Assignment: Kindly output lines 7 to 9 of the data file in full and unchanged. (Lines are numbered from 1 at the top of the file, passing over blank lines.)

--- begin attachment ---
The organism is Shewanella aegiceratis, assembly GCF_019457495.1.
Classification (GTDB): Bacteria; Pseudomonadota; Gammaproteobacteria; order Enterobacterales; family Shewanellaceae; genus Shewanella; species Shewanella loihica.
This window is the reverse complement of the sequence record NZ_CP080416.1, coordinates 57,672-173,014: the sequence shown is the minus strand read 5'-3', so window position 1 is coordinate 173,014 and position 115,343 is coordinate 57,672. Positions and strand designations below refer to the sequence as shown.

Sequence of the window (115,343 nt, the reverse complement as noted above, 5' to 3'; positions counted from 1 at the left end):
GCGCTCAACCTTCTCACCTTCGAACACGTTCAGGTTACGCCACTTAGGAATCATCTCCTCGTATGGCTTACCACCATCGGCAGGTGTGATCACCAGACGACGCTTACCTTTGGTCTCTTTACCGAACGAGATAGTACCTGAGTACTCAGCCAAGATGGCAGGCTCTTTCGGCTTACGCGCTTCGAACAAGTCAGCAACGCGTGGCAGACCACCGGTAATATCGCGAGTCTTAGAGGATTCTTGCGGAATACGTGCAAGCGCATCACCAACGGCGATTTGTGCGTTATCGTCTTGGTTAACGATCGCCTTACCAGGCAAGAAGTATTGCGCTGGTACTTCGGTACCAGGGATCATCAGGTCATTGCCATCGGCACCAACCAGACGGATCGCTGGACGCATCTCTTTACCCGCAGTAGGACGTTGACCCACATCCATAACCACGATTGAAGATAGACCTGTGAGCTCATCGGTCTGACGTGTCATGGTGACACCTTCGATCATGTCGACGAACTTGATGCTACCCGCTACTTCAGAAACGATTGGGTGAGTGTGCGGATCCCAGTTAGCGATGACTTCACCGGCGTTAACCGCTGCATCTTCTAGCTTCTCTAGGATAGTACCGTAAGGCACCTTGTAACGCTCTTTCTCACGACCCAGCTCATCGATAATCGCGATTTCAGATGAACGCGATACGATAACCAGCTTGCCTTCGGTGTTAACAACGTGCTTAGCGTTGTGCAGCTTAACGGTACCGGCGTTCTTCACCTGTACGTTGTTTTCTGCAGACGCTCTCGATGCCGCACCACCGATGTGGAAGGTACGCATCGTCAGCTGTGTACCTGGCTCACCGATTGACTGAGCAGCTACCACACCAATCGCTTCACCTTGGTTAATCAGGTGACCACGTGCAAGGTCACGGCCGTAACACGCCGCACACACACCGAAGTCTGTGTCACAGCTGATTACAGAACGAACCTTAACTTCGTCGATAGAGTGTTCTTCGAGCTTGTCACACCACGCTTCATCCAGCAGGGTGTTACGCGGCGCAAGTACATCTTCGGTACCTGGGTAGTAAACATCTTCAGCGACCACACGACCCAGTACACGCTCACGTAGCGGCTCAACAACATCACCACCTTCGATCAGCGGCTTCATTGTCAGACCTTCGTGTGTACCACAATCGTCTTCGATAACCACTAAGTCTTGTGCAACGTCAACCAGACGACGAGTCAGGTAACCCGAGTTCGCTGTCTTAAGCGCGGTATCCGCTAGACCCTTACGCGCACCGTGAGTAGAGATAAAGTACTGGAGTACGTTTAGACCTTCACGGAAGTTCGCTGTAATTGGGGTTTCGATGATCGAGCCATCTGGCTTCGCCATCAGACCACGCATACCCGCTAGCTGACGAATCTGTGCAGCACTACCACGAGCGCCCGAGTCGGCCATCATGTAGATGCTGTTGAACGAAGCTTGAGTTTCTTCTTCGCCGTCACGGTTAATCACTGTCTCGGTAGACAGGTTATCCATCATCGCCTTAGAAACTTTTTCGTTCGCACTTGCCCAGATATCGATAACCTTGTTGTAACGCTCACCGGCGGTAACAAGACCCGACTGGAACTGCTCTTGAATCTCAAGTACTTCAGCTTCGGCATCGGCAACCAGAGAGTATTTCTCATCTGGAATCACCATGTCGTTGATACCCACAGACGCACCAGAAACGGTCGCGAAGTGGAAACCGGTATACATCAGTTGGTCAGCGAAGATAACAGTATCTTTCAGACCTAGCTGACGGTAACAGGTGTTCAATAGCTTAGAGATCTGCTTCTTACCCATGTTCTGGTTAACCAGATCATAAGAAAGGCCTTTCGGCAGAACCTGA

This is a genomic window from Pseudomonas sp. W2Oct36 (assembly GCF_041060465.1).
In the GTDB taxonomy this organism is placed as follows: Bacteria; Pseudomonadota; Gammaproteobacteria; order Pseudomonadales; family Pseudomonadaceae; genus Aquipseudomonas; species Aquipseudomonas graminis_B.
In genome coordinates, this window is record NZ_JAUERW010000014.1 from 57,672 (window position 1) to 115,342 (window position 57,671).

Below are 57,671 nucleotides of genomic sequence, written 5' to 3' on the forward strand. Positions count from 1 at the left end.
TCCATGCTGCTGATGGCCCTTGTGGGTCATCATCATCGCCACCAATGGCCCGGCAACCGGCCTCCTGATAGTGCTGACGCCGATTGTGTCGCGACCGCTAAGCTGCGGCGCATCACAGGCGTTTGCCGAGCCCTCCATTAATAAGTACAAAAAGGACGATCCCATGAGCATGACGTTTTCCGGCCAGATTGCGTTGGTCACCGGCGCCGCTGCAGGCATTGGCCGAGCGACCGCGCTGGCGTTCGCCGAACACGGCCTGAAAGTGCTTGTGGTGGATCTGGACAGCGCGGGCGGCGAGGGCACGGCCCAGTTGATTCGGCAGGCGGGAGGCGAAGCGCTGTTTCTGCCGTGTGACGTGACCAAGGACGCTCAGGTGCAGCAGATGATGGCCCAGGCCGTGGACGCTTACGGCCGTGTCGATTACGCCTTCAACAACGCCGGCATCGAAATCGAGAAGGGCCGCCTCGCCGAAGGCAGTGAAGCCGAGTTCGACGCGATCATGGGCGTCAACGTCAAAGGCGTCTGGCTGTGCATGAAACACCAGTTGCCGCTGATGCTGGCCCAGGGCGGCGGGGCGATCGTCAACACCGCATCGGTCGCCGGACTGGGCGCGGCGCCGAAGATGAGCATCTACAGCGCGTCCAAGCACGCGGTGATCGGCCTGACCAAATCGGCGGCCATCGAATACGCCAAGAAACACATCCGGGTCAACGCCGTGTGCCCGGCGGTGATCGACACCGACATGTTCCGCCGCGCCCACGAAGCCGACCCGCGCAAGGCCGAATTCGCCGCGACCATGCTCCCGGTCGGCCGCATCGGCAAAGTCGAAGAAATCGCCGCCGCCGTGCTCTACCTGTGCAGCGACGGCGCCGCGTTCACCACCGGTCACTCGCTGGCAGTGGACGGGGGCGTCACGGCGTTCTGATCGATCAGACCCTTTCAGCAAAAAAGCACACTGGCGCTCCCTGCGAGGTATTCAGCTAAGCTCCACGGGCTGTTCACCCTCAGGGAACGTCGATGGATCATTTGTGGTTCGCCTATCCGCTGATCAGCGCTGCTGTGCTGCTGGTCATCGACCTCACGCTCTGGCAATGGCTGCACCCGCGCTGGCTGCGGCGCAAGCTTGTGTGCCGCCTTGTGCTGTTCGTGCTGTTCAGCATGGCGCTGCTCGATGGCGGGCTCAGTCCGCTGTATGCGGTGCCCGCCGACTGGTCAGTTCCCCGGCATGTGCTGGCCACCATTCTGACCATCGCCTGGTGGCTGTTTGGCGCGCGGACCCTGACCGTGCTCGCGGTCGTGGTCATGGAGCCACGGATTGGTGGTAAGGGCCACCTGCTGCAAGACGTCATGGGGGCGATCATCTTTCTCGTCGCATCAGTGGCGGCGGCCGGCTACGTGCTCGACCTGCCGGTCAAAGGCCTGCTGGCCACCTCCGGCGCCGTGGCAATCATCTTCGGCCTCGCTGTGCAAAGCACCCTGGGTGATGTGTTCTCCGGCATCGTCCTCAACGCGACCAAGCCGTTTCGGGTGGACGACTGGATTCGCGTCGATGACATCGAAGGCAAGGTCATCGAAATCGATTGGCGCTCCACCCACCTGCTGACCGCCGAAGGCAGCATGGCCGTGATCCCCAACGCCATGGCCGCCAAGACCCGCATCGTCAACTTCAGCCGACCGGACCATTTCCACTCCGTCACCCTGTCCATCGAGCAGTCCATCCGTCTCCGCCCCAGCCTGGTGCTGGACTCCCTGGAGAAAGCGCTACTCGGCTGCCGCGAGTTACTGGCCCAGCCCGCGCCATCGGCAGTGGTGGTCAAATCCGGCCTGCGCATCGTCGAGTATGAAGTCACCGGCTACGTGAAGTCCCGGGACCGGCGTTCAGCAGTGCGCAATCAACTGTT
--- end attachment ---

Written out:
In the GTDB taxonomy this organism is placed as follows: Bacteria; Pseudomonadota; Gammaproteobacteria; order Pseudomonadales; family Pseudomonadaceae; genus Aquipseudomonas; species Aquipseudomonas graminis_B.
In genome coordinates, this window is record NZ_JAUERW010000014.1 from 57,672 (window position 1) to 115,342 (window position 57,671).

Below are 57,671 nucleotides of genomic sequence, written 5' to 3' on the forward strand. Positions count from 1 at the left end.